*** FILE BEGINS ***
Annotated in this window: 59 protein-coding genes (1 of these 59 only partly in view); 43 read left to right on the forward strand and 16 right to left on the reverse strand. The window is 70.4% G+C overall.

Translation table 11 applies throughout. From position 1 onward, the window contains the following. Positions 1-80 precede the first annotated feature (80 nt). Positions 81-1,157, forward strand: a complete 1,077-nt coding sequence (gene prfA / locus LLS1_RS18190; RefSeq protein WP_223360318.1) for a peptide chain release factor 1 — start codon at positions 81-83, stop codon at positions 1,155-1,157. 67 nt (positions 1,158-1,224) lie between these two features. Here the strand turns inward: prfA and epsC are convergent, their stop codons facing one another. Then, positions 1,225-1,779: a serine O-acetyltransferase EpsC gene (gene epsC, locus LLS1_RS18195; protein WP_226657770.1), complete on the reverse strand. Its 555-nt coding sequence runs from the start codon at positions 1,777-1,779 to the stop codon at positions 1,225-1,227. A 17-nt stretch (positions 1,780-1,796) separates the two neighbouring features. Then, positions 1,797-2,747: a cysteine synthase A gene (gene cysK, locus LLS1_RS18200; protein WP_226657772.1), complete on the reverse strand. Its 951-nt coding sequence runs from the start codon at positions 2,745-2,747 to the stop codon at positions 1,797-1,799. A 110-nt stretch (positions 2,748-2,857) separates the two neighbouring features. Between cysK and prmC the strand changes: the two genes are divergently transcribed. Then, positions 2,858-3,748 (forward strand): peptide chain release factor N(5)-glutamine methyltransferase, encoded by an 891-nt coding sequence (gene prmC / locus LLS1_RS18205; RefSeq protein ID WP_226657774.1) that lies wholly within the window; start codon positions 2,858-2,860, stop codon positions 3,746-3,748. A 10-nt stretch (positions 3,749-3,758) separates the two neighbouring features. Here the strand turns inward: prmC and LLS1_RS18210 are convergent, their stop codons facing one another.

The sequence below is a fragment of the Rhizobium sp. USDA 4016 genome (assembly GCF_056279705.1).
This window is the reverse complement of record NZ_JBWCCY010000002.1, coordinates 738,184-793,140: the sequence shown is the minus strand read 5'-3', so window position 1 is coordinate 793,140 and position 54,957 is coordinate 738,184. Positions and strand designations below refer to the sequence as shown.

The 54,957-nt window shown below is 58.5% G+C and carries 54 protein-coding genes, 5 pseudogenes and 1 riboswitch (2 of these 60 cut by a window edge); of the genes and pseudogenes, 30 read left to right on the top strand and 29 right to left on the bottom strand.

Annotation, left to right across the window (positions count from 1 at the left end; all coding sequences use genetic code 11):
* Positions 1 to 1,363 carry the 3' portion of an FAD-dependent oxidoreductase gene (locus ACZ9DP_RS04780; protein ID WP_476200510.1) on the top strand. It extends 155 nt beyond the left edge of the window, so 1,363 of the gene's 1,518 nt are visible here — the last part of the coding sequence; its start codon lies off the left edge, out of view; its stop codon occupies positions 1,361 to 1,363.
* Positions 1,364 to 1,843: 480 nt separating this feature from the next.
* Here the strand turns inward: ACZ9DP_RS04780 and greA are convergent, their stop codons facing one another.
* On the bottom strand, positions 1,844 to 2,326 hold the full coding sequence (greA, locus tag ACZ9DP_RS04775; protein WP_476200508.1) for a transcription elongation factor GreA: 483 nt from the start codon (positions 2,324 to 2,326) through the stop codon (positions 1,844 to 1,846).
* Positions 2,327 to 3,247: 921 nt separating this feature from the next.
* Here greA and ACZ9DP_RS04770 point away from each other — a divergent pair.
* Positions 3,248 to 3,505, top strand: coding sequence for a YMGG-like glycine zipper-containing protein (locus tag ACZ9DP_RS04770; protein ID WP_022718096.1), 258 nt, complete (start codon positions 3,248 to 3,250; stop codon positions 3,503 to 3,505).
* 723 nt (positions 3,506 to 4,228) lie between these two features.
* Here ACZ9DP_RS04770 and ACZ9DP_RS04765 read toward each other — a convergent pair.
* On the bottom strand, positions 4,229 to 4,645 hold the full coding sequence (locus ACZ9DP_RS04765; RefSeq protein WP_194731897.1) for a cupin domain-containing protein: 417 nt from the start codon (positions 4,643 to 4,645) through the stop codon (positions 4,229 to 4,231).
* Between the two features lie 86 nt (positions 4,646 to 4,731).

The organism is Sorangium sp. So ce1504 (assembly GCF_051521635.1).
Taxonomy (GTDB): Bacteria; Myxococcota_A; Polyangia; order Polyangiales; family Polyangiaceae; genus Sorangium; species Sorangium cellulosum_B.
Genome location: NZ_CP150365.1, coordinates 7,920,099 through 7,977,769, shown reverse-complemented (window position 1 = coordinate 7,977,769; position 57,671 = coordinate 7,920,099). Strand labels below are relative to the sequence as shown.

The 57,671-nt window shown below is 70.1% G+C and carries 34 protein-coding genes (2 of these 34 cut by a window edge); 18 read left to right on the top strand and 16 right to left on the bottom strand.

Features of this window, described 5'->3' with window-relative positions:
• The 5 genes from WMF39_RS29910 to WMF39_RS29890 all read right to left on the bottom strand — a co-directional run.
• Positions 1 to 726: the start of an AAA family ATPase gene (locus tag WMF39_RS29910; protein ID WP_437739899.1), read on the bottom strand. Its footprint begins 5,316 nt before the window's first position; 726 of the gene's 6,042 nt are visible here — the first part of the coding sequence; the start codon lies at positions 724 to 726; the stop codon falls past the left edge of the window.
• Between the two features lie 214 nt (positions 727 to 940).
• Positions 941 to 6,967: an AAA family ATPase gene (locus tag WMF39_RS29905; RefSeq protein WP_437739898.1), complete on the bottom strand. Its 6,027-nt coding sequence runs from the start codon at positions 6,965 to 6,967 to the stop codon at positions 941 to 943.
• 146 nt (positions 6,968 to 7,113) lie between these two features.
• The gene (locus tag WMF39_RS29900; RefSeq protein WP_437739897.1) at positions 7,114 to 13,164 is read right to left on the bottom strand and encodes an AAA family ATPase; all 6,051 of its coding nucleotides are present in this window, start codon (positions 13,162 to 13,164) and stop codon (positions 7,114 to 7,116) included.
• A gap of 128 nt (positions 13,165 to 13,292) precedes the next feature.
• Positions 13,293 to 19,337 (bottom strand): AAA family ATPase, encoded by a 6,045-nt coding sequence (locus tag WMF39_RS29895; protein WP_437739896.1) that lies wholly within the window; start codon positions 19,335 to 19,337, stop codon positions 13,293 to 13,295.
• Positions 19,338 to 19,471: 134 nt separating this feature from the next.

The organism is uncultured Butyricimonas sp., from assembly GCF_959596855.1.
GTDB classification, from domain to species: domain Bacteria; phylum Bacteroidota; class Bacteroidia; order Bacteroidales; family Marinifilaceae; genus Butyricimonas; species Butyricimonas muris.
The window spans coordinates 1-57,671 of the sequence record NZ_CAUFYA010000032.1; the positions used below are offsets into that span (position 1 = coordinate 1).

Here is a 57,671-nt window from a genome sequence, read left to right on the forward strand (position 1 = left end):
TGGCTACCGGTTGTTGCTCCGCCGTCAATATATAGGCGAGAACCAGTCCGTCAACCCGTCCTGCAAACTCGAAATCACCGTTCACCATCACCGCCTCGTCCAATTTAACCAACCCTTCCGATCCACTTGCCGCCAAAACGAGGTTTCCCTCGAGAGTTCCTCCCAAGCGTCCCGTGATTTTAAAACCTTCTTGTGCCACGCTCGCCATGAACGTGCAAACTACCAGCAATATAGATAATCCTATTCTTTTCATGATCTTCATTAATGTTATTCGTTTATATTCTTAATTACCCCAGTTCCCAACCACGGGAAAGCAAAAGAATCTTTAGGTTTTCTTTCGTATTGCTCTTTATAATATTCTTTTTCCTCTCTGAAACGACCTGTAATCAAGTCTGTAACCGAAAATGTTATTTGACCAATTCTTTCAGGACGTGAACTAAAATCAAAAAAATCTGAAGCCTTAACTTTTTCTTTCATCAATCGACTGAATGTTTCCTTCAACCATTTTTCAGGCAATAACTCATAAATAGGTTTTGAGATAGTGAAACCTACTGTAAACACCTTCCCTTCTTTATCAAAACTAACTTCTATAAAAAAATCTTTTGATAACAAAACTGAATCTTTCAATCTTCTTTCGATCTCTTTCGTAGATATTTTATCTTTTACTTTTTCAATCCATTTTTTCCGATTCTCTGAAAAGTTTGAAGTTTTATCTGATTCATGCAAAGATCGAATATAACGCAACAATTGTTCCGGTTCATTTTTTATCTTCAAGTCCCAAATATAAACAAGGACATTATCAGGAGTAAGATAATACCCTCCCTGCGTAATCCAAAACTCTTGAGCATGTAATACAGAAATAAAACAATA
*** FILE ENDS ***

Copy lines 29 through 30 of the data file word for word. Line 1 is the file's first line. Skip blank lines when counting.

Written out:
• A gap of 128 nt (positions 13,165 to 13,292) precedes the next feature.
• Positions 13,293 to 19,337 (bottom strand): AAA family ATPase, encoded by a 6,045-nt coding sequence (locus tag WMF39_RS29895; protein WP_437739896.1) that lies wholly within the window; start codon positions 19,335 to 19,337, stop codon positions 13,293 to 13,295.